In most cases, it's not about mastering though. If you run your mix through a limiter with 2-4 dB of gain reduction and it isn't almost there, go back to the sounds and the mix. The potential for a great mix lies in the sounds you use. If you get your sounds right, you should be able to create a good mix only by adjusting the levels. Add some purposeful processing and it will become a great mix. In an ideal scenario, mastering only adds some final touches.
XAXAU
I use:

Clipping
Distortion
Parallel upward compression
Parallel upward multiband compression
Limiting with slow release 25-50ms

I mostly process individual tracks and master gets slow release limiting.
I get clean but loud tracks doing this. It's all happening in the production stage, never at "mastering".

Read "maximum illusion with minimum voltage"

Cheers
mrflannery
Ooh, also check out Dave Darlington mix tips for dance music on youtube or lynda.com he's got some great tricks up his sleeve.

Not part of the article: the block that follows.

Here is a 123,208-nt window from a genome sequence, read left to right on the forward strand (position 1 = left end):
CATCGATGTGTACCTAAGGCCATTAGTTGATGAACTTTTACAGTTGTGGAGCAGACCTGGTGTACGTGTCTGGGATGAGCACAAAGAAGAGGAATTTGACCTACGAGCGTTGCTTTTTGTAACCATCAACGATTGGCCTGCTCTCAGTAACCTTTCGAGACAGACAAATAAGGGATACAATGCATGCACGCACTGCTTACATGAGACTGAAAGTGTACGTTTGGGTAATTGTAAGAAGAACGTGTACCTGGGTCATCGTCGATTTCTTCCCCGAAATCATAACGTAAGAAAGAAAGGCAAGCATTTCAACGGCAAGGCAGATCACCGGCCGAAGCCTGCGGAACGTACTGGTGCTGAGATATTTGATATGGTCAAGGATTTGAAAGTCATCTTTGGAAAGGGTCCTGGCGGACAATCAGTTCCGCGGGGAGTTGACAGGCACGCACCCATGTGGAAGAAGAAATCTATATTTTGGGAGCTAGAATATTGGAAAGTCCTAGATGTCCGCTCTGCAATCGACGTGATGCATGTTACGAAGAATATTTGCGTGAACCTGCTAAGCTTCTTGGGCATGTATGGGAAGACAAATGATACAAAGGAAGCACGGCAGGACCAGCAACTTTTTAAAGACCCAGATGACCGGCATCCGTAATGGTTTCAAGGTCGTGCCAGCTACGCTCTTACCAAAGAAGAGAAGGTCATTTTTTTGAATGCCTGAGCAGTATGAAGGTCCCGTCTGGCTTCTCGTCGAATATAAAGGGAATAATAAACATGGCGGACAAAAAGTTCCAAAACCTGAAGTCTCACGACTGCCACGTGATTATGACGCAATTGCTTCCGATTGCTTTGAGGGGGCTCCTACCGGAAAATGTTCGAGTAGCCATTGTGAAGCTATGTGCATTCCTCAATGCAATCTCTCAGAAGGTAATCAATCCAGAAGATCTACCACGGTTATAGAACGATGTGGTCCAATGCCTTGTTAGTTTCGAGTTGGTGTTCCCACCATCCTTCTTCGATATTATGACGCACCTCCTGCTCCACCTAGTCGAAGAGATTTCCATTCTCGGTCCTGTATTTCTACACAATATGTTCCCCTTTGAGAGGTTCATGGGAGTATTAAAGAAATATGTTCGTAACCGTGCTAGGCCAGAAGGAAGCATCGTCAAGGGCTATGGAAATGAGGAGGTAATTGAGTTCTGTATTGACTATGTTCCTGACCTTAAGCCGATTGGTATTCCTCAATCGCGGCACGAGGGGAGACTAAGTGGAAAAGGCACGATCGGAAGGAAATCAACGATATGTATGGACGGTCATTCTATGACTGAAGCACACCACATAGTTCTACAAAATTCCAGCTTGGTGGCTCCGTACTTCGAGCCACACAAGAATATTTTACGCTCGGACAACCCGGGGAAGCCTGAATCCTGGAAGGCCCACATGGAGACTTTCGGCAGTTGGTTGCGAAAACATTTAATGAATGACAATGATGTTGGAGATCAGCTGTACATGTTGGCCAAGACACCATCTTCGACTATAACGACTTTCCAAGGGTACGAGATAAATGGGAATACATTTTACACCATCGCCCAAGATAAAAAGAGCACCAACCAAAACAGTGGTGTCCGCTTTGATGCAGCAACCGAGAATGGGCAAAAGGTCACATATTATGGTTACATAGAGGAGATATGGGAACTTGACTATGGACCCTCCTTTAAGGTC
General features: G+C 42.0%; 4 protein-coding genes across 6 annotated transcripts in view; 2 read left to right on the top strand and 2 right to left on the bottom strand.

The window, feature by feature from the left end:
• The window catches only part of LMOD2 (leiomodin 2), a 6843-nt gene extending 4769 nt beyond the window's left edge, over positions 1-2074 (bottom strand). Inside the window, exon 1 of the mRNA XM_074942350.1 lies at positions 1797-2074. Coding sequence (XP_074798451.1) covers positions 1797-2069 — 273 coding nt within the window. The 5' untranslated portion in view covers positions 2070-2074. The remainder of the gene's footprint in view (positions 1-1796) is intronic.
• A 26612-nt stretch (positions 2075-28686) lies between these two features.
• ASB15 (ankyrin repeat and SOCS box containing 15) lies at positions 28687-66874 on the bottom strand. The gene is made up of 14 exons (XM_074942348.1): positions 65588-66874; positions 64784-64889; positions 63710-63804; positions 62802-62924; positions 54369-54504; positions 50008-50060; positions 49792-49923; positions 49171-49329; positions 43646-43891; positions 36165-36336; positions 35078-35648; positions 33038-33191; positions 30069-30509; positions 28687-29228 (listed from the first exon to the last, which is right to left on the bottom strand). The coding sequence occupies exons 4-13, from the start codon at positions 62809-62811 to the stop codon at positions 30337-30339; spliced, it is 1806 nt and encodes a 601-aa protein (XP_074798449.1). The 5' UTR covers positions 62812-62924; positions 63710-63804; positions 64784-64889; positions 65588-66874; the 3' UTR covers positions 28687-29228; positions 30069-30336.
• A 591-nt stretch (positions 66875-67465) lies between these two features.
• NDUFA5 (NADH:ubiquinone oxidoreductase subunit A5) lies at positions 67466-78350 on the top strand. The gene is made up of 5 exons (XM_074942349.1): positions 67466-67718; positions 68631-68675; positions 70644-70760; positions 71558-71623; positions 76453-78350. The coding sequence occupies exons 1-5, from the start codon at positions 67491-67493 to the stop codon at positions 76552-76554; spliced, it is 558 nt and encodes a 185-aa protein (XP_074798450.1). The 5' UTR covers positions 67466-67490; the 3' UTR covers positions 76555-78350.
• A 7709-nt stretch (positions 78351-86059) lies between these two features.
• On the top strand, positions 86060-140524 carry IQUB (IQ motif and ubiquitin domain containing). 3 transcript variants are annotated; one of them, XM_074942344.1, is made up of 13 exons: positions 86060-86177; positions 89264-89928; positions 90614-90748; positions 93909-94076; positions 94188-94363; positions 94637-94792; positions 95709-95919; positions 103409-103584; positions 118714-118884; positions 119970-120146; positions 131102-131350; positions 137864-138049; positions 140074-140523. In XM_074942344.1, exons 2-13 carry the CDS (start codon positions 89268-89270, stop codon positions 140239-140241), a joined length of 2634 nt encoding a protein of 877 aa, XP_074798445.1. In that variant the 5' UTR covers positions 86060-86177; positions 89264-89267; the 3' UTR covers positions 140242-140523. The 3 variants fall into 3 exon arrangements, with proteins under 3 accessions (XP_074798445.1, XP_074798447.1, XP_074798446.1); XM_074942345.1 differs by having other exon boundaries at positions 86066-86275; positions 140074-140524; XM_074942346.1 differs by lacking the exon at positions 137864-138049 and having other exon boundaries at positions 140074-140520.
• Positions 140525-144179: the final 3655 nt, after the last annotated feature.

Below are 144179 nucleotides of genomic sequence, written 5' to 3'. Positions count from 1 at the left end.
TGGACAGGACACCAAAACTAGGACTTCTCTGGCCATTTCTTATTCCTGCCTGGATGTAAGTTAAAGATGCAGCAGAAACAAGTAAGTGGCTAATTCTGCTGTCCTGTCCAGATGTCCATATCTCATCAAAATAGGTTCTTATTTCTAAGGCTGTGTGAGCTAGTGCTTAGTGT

strat_barrett
Thanx for the Bob Katz book tip thumbs up
wiggy81
Quote:
'There is no magic silver bullet. There is no one magic anything that will be 'best' in all situations. The ability of the operator to determine what it is that needs to be done and pick the best combination of tools is more important than what tools are used." - Glenn Meadows


+1 for the bob katz book.
calaveras
all of that but frankly, those tracks are fricking loud.
I checked them against a couple of mine which I mastered kind of aggressively and they were tons louder.
I'm gonna guess they are using Oxford inflator or some similar loudness black box to goose things up.
Me I like to use a smidge of EQ, the UAD Neve 33069 limiter/compressor.
Some sub bass synthesis (just a hair).
And maybe a little more EQ if the dynamics dulled things out.
I've tried the 2 or 3 comps and limiters thing and it always seems to start getting hazy and dull. Maybe I just need better plugs.
MAXTHEDOG
Compression and brick wall limiting is what it's about.
Another good article is "The Loudness War" in Sound On Sound magazine. Can't remember the exact month but it was sometime in 2016.